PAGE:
What does osteoporosis have to do with a good night’s sleep?

Posted by Dr. Jonathan Walker on December 6, 2008 under Uncategorized | Be the First to Comment

More than you may think, according to researchers at Columbia University Medical Center in New York. Seratonin, the neurotransmitter that is produced in the body to regulate mood, appetite and sleep has been linked to bone growth. Drugs such as Prozac, Paxil, and Zoloft regulate seratonin to act as mood stabilizers.

95% of seratonin production occurs in the gut where until recently, it was thought to act primarily on digestion. However, a new study published in the November 28 issue of the journal Cell found seratonin actually signals cells in the skeleton to slow the production of new bone. Osteoporosis or osteopenia occur when new bone is not being produced as fast as the existing bone is being absorbed.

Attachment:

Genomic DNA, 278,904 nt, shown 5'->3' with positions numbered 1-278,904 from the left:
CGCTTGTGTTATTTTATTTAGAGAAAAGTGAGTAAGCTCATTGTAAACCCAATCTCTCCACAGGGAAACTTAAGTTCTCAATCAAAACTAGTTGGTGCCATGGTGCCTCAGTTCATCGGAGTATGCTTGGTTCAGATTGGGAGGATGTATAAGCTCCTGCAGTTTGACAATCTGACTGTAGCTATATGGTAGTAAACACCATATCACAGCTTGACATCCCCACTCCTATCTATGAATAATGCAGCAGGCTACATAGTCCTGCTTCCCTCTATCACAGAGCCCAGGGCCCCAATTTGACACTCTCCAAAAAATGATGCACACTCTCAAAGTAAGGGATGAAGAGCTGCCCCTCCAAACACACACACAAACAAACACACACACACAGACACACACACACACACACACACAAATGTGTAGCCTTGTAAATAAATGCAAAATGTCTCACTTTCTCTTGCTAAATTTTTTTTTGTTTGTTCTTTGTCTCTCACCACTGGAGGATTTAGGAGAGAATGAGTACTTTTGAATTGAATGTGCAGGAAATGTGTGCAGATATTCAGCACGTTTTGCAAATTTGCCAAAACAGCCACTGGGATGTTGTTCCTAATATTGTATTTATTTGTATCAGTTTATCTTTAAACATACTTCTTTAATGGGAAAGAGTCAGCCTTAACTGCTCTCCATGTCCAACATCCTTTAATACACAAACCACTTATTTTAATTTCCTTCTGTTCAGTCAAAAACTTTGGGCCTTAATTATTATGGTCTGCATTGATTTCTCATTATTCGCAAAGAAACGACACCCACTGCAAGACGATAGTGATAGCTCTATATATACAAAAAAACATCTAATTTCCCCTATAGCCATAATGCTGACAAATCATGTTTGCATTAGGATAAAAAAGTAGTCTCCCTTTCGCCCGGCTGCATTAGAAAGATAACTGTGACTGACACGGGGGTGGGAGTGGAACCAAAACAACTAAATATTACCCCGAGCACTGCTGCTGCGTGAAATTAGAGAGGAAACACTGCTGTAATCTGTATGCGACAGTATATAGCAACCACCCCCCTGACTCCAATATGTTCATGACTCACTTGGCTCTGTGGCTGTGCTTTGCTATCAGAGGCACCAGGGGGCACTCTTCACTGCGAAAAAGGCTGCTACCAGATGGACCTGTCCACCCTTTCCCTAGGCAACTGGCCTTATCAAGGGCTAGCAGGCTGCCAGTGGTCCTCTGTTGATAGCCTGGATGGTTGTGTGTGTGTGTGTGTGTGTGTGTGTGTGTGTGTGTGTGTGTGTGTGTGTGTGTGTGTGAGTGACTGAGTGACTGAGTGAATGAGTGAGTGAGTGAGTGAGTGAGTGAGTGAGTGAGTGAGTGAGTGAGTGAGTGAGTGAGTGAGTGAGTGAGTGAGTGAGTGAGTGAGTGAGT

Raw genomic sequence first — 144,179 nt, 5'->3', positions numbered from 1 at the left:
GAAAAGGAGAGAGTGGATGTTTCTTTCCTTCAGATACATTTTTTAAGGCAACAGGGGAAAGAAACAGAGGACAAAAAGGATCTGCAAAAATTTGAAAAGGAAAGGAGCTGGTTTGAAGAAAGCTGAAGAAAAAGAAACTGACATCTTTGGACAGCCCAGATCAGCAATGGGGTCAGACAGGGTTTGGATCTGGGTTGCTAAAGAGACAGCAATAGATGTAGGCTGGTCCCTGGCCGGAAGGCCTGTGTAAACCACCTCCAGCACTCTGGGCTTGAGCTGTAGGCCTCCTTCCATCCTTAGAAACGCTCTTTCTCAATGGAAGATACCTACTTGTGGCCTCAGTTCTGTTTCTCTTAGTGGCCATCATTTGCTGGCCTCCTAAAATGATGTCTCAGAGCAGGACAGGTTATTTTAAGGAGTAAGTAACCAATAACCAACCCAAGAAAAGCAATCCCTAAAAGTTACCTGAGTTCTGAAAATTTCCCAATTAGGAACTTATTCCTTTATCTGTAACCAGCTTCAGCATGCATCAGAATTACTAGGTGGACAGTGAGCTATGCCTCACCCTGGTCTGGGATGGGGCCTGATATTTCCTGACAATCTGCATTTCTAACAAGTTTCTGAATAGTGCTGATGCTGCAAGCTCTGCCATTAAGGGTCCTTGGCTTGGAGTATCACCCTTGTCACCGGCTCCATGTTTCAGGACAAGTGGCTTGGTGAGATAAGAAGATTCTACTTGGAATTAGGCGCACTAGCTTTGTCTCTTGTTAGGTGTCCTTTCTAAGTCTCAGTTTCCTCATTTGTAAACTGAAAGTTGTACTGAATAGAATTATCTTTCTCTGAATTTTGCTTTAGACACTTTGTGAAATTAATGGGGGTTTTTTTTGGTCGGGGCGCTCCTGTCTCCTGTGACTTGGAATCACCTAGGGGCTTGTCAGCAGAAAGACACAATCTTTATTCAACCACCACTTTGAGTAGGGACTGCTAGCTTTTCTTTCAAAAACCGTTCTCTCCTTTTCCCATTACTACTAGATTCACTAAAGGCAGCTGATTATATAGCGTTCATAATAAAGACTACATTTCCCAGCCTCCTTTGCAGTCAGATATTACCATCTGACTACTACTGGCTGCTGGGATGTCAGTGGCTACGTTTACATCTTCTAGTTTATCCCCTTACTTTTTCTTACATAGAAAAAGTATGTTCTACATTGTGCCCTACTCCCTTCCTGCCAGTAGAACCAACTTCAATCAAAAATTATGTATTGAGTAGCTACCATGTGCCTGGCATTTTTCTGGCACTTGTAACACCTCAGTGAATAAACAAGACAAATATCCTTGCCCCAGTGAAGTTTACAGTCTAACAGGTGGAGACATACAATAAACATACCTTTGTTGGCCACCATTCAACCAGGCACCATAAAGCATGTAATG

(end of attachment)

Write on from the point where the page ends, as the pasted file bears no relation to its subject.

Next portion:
This study shows how excessive seratonin could inhibit the growth of new bone tissue. The types of osteoporosis linked to seratonin production in this study are both very rare and severe. However, this study opens up an entirely new area of research in the prevention of more common forms of osteoporosis.

So what does osteoporosis have to do with a good night’s sleep? The supplements that many people take to sleep better, such as 5-HTP or tryptophan may be affecting the health of your bones. Consult with your physician to make sure that you are not inadvertantly increasing the progression of osteoporosis with these common supplements.

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